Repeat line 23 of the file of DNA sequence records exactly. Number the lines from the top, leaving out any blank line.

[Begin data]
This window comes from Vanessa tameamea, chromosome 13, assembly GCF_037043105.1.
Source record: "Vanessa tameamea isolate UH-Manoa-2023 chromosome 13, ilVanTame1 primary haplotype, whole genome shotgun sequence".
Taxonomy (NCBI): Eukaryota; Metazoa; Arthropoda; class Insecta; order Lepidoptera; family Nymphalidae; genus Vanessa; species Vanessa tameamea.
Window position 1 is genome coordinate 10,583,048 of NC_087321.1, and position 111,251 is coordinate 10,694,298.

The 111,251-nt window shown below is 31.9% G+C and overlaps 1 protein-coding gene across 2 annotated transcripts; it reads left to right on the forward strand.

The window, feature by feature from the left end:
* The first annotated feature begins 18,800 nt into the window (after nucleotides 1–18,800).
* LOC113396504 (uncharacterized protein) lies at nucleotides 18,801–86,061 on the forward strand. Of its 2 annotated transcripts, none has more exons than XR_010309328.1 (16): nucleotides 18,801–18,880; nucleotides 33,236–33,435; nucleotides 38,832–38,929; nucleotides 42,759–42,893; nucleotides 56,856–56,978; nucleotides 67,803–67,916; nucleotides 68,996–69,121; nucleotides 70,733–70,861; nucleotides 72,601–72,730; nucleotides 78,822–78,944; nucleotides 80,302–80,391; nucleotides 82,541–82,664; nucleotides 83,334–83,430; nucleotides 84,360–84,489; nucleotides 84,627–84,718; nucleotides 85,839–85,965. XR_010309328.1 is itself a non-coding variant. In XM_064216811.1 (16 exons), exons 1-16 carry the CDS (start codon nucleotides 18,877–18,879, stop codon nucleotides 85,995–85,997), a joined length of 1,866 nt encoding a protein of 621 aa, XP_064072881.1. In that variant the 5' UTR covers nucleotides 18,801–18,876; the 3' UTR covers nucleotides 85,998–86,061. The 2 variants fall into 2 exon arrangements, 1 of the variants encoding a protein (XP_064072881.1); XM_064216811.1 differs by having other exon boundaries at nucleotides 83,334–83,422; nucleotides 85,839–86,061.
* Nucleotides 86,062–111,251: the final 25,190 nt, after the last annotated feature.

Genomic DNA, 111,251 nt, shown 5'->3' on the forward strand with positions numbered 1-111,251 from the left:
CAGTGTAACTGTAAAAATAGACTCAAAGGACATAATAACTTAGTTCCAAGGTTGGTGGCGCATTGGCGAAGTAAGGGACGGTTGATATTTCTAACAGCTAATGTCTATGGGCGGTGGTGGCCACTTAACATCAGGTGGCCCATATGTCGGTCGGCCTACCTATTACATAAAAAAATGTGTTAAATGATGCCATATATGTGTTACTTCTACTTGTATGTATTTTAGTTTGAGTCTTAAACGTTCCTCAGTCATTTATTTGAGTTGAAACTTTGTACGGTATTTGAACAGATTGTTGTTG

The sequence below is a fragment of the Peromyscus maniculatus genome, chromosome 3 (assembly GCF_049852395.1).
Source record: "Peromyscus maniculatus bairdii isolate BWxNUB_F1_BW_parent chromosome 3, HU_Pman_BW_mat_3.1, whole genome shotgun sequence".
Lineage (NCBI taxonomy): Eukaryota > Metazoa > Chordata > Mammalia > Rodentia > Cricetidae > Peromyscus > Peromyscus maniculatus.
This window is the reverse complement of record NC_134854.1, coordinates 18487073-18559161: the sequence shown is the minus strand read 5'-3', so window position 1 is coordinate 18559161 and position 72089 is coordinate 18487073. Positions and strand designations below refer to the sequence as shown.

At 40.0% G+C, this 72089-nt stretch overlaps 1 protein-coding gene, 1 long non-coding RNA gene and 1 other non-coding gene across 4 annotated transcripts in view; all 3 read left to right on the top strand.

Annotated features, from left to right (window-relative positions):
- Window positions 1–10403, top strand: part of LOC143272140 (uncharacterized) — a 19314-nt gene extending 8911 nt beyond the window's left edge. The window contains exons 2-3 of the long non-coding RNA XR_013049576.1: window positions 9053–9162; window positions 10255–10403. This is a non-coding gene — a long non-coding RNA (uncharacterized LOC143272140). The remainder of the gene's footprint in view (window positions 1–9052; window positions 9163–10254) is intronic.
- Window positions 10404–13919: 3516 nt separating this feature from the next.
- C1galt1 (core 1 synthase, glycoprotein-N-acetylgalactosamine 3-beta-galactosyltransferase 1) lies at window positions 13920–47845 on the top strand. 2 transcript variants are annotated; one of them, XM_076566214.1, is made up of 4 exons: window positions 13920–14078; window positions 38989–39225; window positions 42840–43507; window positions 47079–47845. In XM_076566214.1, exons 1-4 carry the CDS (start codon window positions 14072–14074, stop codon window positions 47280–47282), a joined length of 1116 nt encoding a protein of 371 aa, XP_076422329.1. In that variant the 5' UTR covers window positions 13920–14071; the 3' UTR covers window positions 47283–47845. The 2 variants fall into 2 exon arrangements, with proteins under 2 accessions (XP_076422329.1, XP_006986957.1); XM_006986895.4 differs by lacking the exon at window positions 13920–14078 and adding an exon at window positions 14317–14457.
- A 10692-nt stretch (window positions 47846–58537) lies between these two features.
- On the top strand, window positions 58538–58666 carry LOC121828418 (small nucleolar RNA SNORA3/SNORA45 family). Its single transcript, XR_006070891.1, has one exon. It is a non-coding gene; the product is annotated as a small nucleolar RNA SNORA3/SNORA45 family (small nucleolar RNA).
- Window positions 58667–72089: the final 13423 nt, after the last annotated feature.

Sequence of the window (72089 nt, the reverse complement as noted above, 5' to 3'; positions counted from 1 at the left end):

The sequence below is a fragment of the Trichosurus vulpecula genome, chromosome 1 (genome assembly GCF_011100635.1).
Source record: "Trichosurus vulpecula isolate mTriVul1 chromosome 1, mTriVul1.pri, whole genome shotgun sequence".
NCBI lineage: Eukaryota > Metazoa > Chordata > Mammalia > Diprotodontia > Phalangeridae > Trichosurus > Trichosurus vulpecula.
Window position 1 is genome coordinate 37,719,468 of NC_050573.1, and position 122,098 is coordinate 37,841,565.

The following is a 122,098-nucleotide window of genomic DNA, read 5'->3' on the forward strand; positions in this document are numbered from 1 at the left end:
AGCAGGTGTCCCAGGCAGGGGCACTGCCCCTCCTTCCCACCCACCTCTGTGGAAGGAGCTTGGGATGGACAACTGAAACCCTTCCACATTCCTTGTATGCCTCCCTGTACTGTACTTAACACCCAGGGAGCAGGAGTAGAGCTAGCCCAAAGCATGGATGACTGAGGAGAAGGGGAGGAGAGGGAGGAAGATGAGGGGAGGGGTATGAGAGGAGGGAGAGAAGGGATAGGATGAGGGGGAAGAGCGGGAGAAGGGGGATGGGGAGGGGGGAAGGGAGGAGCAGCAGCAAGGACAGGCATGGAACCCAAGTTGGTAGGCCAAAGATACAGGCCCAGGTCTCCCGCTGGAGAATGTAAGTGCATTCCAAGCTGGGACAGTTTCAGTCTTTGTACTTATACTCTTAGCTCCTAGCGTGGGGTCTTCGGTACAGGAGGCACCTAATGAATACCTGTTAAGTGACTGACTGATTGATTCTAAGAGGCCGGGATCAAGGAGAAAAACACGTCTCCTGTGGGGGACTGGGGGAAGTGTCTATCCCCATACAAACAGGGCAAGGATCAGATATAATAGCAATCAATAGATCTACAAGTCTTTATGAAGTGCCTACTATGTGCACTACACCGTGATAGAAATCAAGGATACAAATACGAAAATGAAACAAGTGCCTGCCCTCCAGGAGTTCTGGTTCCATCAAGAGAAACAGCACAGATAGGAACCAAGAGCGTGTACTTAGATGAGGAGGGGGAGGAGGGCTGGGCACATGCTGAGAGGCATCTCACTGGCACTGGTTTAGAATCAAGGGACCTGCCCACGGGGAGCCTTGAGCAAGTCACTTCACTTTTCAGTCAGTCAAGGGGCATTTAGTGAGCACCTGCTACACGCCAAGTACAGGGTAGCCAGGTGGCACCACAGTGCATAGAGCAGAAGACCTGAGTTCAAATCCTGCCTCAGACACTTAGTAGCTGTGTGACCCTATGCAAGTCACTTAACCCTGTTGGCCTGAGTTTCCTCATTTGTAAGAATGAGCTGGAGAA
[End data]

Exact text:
- Window positions 58667–72089: the final 13423 nt, after the last annotated feature.